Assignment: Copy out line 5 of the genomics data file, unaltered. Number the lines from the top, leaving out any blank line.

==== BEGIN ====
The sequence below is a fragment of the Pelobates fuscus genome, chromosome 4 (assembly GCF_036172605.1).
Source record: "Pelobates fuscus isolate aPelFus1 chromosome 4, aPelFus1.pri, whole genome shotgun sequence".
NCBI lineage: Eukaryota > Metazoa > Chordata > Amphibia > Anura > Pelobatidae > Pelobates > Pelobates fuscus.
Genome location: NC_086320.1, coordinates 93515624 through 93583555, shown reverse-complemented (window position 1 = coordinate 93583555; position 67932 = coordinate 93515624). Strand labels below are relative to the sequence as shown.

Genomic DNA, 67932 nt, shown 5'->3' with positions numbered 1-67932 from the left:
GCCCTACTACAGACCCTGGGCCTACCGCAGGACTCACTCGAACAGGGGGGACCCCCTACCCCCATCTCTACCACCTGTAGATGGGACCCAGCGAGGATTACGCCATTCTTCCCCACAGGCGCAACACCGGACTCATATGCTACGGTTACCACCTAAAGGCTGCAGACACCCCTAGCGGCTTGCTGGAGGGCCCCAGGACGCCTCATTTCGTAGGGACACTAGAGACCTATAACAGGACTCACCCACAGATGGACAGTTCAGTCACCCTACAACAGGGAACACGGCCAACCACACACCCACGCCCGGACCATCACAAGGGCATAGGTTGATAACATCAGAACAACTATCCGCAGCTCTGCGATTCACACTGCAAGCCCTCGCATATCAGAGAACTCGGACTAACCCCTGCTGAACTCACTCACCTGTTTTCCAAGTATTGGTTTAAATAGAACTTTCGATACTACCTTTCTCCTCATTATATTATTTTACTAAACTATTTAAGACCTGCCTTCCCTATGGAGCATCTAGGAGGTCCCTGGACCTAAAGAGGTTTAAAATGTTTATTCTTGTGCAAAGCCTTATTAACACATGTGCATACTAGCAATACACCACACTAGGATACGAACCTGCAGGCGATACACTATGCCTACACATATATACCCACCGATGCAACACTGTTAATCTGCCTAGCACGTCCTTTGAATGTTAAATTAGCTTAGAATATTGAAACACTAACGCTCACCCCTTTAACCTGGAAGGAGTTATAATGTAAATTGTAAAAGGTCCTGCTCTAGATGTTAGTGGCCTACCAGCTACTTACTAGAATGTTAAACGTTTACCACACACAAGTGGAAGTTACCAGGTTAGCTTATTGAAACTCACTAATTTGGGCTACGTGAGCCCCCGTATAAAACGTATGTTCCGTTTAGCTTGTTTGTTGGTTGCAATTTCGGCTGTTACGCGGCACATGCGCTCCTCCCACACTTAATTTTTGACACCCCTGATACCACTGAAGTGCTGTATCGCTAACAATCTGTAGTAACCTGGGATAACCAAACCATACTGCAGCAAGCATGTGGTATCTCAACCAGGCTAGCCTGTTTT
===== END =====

Genomic DNA, 67932 nt, shown 5'->3' with positions numbered 1-67932 from the left: